We've all heard it before: broccoli is good for you. But why? A new study out of Penn State revealed that broccoli and other cruciferous vegetables contain gut-healing properties.
Eating broccoli is the key to better health because this vegetable helps shield the gastrointestinal tract from harmfuld toxins that may lead to inflammation and result in diseases like heart disease and arthritis, according to Science Daily.
Researchers found that cruciferous vegetables like broccoli, Brussels sprouts and cauliflower contain an organic chemical compound called indole glucosinolates which helps balance gut flora and protect the intestinal lining, the study revealed.
How much broccoli should you eat to obtain these benefits? That would be 3.5 cups daily, according to lead researcher Gary Perdew, professor of Agricultural Sciences at Penn State.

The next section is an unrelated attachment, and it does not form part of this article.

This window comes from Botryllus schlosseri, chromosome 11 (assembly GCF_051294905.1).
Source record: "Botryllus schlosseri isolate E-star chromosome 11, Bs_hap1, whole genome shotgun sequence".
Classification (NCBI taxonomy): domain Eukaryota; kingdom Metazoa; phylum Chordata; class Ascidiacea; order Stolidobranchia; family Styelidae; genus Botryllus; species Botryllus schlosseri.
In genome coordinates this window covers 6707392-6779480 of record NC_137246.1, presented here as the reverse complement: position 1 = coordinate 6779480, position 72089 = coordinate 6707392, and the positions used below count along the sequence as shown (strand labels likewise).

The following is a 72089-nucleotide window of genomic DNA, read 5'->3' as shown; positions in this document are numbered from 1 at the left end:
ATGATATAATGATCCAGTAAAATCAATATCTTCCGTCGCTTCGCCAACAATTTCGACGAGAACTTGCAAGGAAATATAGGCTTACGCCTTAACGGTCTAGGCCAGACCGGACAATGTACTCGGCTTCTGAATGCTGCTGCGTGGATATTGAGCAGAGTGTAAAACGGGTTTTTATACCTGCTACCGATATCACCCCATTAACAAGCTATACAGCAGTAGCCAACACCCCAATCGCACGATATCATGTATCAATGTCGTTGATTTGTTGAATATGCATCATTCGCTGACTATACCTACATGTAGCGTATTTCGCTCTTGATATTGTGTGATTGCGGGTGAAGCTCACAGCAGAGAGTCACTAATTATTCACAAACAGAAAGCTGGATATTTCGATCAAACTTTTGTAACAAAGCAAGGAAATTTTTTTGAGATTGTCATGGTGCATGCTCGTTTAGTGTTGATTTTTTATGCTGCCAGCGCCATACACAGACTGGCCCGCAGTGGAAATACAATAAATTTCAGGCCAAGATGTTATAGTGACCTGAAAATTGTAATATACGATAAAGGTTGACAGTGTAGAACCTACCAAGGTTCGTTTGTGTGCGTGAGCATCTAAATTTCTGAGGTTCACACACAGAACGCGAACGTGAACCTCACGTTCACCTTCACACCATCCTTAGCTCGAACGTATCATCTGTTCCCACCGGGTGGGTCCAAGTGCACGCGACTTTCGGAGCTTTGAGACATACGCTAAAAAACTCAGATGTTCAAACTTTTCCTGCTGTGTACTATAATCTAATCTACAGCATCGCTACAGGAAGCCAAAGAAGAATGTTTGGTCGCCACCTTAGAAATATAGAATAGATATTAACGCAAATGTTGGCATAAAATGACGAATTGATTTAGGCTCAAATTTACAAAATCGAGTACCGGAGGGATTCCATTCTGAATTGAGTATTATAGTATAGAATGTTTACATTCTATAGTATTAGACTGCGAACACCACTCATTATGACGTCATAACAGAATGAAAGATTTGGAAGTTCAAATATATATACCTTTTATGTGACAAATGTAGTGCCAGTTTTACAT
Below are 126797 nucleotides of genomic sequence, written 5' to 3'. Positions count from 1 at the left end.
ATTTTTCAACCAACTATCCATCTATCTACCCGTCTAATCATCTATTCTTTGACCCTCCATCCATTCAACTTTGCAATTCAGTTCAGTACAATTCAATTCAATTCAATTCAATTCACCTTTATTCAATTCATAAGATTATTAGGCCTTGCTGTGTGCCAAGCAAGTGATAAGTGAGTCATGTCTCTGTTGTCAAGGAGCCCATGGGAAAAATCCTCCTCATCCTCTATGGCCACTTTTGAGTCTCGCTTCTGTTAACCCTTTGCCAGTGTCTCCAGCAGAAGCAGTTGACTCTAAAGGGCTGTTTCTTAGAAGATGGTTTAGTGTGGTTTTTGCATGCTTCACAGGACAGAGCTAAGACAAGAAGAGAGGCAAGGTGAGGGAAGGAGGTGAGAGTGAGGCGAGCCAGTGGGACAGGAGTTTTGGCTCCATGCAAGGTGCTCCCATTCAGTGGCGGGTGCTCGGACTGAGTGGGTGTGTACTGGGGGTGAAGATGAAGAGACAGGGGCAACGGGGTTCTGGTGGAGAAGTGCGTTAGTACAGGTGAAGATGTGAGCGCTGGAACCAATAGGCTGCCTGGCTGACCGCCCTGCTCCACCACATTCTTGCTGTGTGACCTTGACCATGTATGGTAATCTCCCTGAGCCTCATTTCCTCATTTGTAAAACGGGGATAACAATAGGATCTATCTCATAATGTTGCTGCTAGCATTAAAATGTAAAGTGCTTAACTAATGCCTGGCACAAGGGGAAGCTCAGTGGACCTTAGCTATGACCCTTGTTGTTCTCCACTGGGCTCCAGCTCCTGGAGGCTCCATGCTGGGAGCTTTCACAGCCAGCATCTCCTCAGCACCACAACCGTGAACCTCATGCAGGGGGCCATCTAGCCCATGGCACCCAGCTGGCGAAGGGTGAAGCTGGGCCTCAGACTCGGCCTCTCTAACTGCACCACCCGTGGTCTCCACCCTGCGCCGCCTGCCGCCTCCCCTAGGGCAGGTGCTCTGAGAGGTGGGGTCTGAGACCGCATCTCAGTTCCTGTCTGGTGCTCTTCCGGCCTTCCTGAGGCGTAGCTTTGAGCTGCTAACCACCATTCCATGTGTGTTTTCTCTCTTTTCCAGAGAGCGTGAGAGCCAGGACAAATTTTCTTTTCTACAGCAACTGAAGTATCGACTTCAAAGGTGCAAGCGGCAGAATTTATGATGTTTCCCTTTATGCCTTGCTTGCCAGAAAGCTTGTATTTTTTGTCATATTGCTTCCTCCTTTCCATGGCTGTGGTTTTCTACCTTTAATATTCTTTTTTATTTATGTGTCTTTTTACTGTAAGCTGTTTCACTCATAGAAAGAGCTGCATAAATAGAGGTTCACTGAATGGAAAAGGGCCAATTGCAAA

Now that you know why broccoli is good for you, how are you going to cook it? Here are some simple yet tasty ways to up your broccoli intake.
Power up your day with a nutrient-dense broccoli smoothie prepared with avocado, bok choi and white grapes.
VEGETABLE CURRY WITH COCONUT MILK AND RICE
Enjoy a meat-free main course by whipping up a flavorful yellow curry laced with coconut milk, chilies, broccoli, carrots, string beans and peppers.
Beef Steak With Broccoli
Pair a juicy steak with steamed broccoli and you've got yourself a hearty low-carb dinner that's easy to prepare on weeknights.
Cheesy Broccoli Casserole
If you are looking for the ultimate side dish that's comforting and tasty you can't go wrong with this simple broccoli casserole.
Broccoli Miso Soup with Oyster Mushrooms
A great way to up your intake of broccoli is to use it in soups.
This vegan soup recipe pairs broccoli with oyster mushrooms and miso.
Vietnamese Hu Tieu
Or you can cozy up to a bowl of this fragrant Vietnamese chicken soup with broccoli and rice noodles.